Ryan: A day of fast cars but frayed emotions for Joe Gibbs Racing

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MARTINSVILLE, Va. – Kyle Busch flipped a thumbs up and a discordant message at team owner Joe Gibbs while briskly walking away from the pits Sunday at Martinsville Speedway.

“—ing great teammate,” Busch said.

Without acknowledgement, Gibbs stoically walked a few yards down the track’s pit lane to the No. 11 Toyota, where the object of Busch’s ire, Denny Hamlin, still was completing postrace interviews.

Was Joe Gibbs Racing – the epitome of harmonious cooperation a week earlier in rear-guard formation at Talladega Superspeedway – suddenly in need of smoothing out some fissures within a NASCAR fortress that largely was impenetrable in dominating much of the Sprint Cup season?

“I don’t think so,” Gibbs told NBC Sports. “I think they kind of handle stuff like that themselves, but, you know, our guys are all very competitive. You got three different sponsors, and everyone’s going hard. That’s part of being in a good situation and having good cars.

“I think all three of them are racing extremely hard, and I think probably all three of them were going for it as hard as they could. I think that can happen when you have three good cars.”

JGR had four great cars in the Goody’s Fast Relief 500, but it was understandable why the powerhouse with half of the remaining eight Chase for the Sprint Cup contenders left the 0.526-mile oval with an empty feeling.

Carl Edwards finished 36th after blowing a tire on his No. 19 Toyota just before a scheduled pit stop with 160 laps to go. Teammates Busch (fifth), Hamlin (third) and Matt Kenseth (fourth with a race-high 176 laps led) all earned top fives that were served with a whopping double-combination reality check.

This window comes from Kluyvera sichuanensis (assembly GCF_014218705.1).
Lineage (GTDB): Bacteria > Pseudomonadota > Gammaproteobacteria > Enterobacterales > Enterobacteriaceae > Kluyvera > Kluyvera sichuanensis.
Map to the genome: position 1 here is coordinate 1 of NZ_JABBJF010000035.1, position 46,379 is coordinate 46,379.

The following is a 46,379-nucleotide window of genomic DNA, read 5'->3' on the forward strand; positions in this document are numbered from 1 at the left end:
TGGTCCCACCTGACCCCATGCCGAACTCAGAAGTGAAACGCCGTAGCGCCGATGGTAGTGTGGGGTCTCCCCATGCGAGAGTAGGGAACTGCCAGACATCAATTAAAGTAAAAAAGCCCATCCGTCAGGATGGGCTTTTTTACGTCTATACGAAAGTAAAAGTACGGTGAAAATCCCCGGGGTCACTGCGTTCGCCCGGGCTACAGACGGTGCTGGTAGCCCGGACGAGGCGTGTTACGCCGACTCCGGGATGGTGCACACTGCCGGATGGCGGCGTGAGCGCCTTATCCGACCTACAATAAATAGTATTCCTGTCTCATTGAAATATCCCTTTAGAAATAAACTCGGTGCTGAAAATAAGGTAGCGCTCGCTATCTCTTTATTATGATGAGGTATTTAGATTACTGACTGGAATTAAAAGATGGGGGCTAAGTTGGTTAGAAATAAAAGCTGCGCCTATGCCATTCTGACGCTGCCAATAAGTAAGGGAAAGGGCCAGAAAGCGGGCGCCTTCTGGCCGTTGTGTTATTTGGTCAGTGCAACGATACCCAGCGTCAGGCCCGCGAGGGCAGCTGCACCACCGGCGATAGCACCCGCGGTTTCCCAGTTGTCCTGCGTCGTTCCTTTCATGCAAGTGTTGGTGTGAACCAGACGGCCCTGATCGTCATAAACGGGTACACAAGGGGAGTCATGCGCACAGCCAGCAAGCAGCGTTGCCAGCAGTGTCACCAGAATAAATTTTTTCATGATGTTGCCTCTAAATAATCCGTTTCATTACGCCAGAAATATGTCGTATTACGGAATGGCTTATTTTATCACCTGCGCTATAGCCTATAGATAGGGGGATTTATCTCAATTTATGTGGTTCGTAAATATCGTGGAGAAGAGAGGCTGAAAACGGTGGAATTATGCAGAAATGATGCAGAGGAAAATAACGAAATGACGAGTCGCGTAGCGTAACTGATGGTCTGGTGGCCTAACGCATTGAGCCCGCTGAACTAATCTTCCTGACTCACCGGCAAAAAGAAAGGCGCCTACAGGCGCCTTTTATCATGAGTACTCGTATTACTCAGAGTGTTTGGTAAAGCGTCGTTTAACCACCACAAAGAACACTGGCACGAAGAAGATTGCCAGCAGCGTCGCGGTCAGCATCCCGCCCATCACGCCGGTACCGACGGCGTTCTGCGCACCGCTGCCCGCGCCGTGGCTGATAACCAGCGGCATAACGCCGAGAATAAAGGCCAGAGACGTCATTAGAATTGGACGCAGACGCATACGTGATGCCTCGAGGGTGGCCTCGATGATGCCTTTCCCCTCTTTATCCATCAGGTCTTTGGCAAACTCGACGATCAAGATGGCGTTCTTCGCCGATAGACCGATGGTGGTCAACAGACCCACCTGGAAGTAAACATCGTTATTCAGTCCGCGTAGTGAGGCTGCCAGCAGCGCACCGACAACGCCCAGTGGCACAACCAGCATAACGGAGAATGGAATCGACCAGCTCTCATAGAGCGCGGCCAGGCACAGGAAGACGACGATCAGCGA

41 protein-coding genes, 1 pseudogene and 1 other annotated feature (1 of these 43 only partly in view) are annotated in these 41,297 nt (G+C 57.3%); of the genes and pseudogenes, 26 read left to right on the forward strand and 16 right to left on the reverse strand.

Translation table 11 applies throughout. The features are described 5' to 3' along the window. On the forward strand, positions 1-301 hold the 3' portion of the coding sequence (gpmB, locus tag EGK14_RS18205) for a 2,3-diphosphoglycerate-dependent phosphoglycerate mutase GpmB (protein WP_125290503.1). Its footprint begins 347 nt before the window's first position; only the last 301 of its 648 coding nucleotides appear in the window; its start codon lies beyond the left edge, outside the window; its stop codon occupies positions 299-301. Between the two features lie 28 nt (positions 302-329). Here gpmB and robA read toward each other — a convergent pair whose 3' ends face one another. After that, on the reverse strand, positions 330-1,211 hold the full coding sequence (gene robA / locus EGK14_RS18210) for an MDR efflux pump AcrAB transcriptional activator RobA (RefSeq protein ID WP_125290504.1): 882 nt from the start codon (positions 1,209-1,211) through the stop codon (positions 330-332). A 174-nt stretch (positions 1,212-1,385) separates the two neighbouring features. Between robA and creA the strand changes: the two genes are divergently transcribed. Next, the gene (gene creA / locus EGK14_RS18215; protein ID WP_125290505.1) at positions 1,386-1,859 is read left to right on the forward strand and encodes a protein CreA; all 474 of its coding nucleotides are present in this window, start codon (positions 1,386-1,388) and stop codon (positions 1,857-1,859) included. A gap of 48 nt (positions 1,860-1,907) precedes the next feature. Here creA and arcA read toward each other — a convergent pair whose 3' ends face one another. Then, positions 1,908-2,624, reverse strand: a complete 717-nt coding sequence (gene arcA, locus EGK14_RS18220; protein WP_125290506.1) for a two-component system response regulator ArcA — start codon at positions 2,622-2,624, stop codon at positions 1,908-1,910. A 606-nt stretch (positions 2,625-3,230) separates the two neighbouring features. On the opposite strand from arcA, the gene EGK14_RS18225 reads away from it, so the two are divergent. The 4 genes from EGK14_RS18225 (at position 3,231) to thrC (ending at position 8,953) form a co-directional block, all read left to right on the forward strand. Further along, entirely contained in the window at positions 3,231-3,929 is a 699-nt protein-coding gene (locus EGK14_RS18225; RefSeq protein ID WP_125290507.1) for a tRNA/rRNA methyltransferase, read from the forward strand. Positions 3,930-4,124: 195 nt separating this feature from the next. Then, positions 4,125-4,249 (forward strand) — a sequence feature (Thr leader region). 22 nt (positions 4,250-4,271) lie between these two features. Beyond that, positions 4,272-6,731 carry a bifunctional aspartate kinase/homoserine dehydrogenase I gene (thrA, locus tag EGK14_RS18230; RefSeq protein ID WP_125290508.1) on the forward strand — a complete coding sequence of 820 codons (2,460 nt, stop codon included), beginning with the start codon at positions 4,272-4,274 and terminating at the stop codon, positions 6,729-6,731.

There will be no scenario in which JGR’s dream regular season – 13 wins in 26 races — will end with the championship decided in an intrasquad battle within the walls of its Huntersville, N.C., headquarters.

That was ensured by the continued resurgence of Jimmie Johnson, who quickly is emerging as the JGR dream killer of the 2016 playoffs.

With his 79th career victory, the six-time series champion catapulted into the championship round of the playoffs and will have the opportunity to prevent another driver from advancing next week at Texas Motor Speedway, where he has won four consecutive times in the annual November race.

Whichever three cars – JGR or otherwise – that are title-eligible for the Nov. 20 finale at Homestead-Miami Speedway will have to contend with Johnson, who has a two-week jump-start on the competition and the history-making motivation of tying an all-time record with a seventh title.

Though JGR has yet to win in the Chase, the team seems undaunted by the prospect of wresting a title from Johnson’s grasp.

“I think anyone can be beat,” Hamlin said. “I wouldn’t deem anyone better than the rest.  I think that any car that makes it in, whether it be points or wins, is going to be tough to beat.

“It’s not deflating from my standpoint because we still had a very good showing.  Our cars all ran really, really well throughout the entire day.”

The first half of Sunday’s race did belong to JGR and Toyota ally Martin Truex Jr.

Camrys occupied the top four slots for long stretches and showed deference on restarts (with the first-place car taking the outside so the second-place car stayed on the preferred bottom line and allowed the leader down).

But after the final restart on Lap 387 of 500, it understandably turned into a scramble that engendered some ill will, namely from Busch.

“We worked so good together that we just gave the win to (Johnson) today,” he said, sardonically adding. “So, JGR all the way.”

Busch’s primary issue was that Hamlin had raced so hard against him and Kenseth that it ruined any chance of a Gibbs car catching Johnson while simultaneously clearing a path for runner-up Brad Keselowski to knife by in traffic.

“You had the slowest Gibbs car holding up the rest of the line, and all we did was let somebody else (Keselowski) from another organization pass us and go up there and chase down (Johnson),” Busch said. “That could have been either (Kenseth) or myself if it wasn’t for (Hamlin) holding the rest of us up.”

Laughing after being told Gibbs said he lets his drivers settle their differences (“That ain’t true. He gets right in the middle.”), Hamlin said he hadn’t talked to Busch after the race. He also was puzzled by his teammate’s anger.